• @PetarIvanov Exactly with the same executable, using C#. However, all OpenGL API is portable. – Luca Feb 5 '15 at 0:00

Until you create a window, OpenGL has no idea what implementation you use. For example, there's a very different driver (and different hardware acceleration) for OpenGL in a remote X-Windows session vs OpenGL in an DRI X-Windows session. Shader language support might be different between these cases, and the output of the shader compiler is definitely going to be implementation-dependent, as well as any errors generated based on resource exhaustion.

So while actually creating a window may not be 100% necessary, you have to associate your context with the graphics hardware (or lack thereof) somehow, and since this can be done with a window no one bothered implementing an alternate method.

| improve this answer | |
  • What about creating a context and associating it with the root-window? – ext May 24 '10 at 12:45
  • @ext: Sounds like a reasonable approach. Note that no extra code had to be written for OpenGL to handle that case, it's still "associate a new context with some window", as opposed to "associate a new context with this graphics card and no I don't have a window". Just be careful not to actually render on the root window. – Ben Voigt May 24 '10 at 18:55

You need a window to host the context and you need a context to be able to do anything.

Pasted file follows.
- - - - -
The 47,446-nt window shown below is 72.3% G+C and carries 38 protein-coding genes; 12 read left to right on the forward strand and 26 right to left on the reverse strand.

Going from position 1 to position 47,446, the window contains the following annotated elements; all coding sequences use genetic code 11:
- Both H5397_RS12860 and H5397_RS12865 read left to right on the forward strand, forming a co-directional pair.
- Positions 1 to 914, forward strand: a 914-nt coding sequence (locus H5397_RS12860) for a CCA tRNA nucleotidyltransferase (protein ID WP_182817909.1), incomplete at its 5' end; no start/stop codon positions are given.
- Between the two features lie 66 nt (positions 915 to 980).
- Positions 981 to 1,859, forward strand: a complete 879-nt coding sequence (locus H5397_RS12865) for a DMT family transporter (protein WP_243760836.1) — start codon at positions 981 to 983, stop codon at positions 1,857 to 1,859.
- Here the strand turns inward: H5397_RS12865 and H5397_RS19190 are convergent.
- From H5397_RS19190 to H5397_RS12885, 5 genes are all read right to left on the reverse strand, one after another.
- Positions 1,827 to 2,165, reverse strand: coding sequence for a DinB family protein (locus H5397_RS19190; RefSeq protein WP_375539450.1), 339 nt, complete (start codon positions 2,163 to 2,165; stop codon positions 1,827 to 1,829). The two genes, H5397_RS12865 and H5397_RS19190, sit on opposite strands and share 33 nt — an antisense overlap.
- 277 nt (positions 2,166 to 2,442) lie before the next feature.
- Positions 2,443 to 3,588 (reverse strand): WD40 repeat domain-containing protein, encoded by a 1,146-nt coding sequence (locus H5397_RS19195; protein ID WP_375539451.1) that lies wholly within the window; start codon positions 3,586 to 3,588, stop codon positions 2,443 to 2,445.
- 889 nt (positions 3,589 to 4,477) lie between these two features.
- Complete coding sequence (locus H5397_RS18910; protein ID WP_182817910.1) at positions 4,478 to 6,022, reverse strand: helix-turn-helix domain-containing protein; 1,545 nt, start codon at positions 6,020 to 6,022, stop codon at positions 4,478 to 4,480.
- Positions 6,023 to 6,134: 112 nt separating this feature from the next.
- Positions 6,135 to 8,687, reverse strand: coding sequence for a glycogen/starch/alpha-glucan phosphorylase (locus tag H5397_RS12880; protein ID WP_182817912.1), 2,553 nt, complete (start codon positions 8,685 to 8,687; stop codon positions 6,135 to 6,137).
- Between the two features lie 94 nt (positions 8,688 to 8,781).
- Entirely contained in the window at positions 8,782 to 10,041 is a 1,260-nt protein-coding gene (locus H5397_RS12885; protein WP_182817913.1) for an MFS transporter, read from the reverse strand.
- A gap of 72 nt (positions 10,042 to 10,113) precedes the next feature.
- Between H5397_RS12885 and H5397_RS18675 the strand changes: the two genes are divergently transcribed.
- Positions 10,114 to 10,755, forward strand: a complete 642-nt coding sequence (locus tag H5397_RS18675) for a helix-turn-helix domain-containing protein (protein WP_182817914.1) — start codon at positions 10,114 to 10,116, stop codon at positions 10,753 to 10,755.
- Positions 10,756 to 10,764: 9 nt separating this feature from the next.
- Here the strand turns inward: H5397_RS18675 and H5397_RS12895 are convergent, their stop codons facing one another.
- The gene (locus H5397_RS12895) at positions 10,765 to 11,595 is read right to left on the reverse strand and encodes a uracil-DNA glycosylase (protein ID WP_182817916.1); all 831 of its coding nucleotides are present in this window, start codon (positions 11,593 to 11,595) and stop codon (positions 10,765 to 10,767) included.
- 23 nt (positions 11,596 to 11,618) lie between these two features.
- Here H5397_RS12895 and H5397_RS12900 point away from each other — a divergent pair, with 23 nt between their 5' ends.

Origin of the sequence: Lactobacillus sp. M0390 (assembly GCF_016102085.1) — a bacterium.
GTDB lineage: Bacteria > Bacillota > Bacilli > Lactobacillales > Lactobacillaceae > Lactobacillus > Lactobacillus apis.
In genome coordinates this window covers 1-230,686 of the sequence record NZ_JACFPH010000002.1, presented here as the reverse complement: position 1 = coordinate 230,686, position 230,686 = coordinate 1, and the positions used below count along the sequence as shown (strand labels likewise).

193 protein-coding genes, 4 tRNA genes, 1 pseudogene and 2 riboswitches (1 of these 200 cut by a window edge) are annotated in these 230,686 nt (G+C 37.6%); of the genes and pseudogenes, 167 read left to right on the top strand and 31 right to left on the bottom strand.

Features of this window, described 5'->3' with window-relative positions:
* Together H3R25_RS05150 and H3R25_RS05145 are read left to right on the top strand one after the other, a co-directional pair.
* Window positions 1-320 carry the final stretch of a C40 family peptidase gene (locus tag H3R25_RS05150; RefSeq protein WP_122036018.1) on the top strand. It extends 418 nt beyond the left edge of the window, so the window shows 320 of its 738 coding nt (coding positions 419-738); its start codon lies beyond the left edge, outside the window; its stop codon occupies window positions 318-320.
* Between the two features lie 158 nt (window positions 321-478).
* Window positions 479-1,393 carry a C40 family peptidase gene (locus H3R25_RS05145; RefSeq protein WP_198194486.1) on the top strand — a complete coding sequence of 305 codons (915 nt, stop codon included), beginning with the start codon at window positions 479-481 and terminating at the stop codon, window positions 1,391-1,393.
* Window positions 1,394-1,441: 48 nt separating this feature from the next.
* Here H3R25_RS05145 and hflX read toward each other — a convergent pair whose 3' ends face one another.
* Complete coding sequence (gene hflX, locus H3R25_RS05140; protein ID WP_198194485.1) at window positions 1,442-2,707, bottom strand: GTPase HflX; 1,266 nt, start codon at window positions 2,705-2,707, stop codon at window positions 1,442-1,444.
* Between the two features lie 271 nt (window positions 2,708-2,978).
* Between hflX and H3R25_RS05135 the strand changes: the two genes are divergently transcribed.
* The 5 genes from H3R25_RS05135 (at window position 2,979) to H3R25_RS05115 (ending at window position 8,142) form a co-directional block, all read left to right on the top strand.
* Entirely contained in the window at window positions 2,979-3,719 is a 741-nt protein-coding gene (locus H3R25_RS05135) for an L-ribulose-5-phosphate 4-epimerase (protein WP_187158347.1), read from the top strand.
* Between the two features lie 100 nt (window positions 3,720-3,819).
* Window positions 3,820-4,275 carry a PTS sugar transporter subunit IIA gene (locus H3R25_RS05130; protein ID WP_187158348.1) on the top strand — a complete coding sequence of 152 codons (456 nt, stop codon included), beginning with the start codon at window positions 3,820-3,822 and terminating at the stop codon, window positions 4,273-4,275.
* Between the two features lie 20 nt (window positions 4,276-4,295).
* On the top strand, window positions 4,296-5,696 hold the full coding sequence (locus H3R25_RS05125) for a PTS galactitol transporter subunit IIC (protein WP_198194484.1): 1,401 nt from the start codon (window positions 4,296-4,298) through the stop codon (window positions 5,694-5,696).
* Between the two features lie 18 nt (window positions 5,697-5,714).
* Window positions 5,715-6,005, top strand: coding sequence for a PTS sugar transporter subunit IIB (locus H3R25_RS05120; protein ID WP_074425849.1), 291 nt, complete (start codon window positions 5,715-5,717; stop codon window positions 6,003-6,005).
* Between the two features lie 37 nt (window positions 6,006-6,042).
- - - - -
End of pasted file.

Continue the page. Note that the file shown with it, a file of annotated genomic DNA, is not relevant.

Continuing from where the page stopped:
If you don't want to display anything make the window invisible.

If there was another way to do this, it would be documented somewhere and easily found as it's not an uncommon problem.

| improve this answer | |

One of the things I have done - which is admittedly a bit of a hack - to avoid the overhead of creating my own GL window - is to leverage open process windows.

The key to understanding OpenGL is this: All you needs to create a GL context with the call to wglCreateContext is a valid DC.

There's NOTHING in the documentation which says it has to be one you own.

For testing this out, I popped up Worlds Of Warcraft, and leveraging SPY++ to obtain a window handle, I then manually plugged that handle into a call to GetDC, which returns a valid Device Context, and from there, I ran the rest of my GL code like normal.

No GL window creation of my own.

Here's what happened when I did this with both Worlds of Warcraft and Star Trek Online https://universalbri.wordpress.com/2015/06/05/experiment-results

So to answer your question, YES you do need a window, but there's nothing in the documentation which states that window needs to be owned by you.

Now be advised: I couldn't get this method to provide valid visual output using the desktop window, but I was able to successfully create a DC using getDeskTopWindow API for the HWND and then a call to GetDC. So if there's non visual processing you want to use OpenGL for - let me know what you're doing, i am curious, and if you DO happen to get the GetDesktopWindow method working with the visuals - PLEASE repost on this thread what you did.

Good luck.

And don't let anyone tell you it can't be done.

When there's a will there's a way.

| improve this answer | |

With GLFW, you can do this by setting a single <VISIBLE: FALSE> window hint